The straits between south Pelion and the island of Skiathos conceal many secrets in their treacherous waters – including one little-known fact known mostly to historians and a handful of locals. Few people are aware that the deadly Lefteris Reef, where many ships have come to grief, was the site of the most ancient lighthouse on record, older even than the Lighthouse of Alexandria.
The straits are a seemingly harmless stretch of water roughly 2.5 miles across but beneath their calm surface hide shallows and reefs that make them some of the most dangerous waters to navigate in the Aegean. The Lefteris Reef is the deadliest of all and the history of its lighthouse stretches back to antiquity and the Greco-Persian Wars.
According to experts, the lighthouse is the historic tower built by the Persian Emperor Xerxes, to warn sailors that the strait is virtually impassable, with shallows where even small ships might run aground. According to Herodotus, the Persians lost many ships on the reef as they sailed down the Aegean to conquer ancient Greece. In 480 B.C. Xerxes ordered that a tall tower should be built on the reef and this is considered the most ancient structure to ensure ship safety in the world, built 250 years before the Alexandria Lighthouse.
It was made of dolomite blocks taken from the Sepiada mines in south Pelion, each weighing up to half a tonne, which were piled up to make a stone column. Parts of this structure that later fell into the water were raised by Hellenic Navy divers in 1928 and are now held in the courtyard of the Naval Command building in Piraeus.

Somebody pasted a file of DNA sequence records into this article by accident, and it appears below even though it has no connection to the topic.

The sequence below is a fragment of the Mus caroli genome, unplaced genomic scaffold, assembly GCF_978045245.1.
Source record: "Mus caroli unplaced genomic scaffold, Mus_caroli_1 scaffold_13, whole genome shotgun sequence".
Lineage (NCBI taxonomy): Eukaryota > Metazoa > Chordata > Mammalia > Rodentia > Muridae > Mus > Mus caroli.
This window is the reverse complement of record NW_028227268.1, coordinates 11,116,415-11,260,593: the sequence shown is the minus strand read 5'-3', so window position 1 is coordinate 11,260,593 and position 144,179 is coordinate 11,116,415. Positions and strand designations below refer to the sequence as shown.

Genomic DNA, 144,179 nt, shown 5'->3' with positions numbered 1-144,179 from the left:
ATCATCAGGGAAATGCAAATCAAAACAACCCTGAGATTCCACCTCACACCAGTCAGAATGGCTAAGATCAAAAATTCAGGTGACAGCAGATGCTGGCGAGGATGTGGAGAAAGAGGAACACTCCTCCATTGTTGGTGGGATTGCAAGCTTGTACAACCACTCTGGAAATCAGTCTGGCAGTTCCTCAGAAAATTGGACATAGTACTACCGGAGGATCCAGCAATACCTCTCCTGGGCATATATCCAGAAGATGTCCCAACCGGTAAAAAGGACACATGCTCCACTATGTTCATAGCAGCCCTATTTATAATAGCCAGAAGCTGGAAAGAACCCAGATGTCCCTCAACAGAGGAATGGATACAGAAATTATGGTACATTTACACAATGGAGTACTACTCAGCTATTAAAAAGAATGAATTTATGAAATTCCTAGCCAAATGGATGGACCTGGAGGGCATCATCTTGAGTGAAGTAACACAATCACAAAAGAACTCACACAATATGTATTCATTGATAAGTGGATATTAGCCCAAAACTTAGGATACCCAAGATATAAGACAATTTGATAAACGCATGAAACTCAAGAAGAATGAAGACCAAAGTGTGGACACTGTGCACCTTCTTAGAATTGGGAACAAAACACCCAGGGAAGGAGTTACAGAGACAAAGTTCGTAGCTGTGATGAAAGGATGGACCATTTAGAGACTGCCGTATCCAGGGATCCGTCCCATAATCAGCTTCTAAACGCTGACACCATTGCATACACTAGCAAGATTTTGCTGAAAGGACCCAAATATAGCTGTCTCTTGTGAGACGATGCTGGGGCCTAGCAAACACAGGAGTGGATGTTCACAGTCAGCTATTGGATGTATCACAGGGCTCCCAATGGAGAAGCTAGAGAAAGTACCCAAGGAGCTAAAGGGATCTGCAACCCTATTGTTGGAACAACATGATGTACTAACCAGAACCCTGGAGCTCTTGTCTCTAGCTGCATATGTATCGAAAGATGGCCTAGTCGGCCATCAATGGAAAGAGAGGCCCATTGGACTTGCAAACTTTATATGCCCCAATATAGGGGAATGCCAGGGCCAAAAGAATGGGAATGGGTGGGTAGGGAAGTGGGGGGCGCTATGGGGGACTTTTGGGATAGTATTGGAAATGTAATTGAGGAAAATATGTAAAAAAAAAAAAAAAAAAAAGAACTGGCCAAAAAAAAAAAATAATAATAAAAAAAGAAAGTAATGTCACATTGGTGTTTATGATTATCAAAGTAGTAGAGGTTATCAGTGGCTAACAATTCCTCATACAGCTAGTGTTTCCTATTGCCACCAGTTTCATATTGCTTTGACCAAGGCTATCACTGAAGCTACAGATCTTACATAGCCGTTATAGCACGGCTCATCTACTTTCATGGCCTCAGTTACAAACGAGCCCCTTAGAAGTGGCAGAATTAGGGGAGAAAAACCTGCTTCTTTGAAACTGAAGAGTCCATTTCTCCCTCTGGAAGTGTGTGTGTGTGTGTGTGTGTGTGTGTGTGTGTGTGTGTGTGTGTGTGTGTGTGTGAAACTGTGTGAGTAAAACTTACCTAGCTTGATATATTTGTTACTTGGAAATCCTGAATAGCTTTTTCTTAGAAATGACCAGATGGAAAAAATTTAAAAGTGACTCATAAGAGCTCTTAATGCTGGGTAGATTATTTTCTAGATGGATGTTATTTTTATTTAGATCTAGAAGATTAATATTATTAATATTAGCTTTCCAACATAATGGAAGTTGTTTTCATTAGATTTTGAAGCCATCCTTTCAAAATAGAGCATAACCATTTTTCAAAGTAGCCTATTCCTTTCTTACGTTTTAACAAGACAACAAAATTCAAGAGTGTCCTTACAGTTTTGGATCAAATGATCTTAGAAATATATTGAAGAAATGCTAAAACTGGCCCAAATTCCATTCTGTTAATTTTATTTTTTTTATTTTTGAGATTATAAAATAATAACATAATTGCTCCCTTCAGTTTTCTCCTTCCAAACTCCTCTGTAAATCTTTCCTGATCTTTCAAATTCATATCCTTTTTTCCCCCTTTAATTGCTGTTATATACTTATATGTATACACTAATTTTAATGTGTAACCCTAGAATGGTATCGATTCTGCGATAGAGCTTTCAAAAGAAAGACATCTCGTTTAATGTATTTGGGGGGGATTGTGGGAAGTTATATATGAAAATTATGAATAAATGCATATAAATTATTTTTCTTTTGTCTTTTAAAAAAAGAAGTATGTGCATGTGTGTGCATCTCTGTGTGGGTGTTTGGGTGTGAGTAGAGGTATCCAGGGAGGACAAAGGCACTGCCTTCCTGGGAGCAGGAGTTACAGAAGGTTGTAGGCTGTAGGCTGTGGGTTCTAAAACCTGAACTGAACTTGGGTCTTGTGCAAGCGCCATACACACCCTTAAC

Skiathos Mayor Thodoris Tzoumas said the island’s authorities were now in contact with the Navy in an effort to highlight the historic significance of the lighthouse and turn it into a “point of reference” for visitors. The site is already a destination for scuba divers, due to two shipwrecks that were claimed by “Lefteris” during the previous century, in spite of the lighthouse’s existence.
One is the 60-metre freighter “Vera” that foundered on the reef in 1999 and split into two, sinking to a depth of 17 to 28 metres where it is easily accessible to recreational divers. The second shipwreck, which presents more of a challenge, is the steamship “Volos” that carried out the voyage from Hamburg to Constantinople for many years before it was driven onto the reef during a violent storm, on February 21, 1931.
The ship sank, though the crew were saved and the ship’s captain remained on board another three days in an effort to save it. It now lies at a depth of more than 36 metres, while the bow plunges down to 61 metres and more.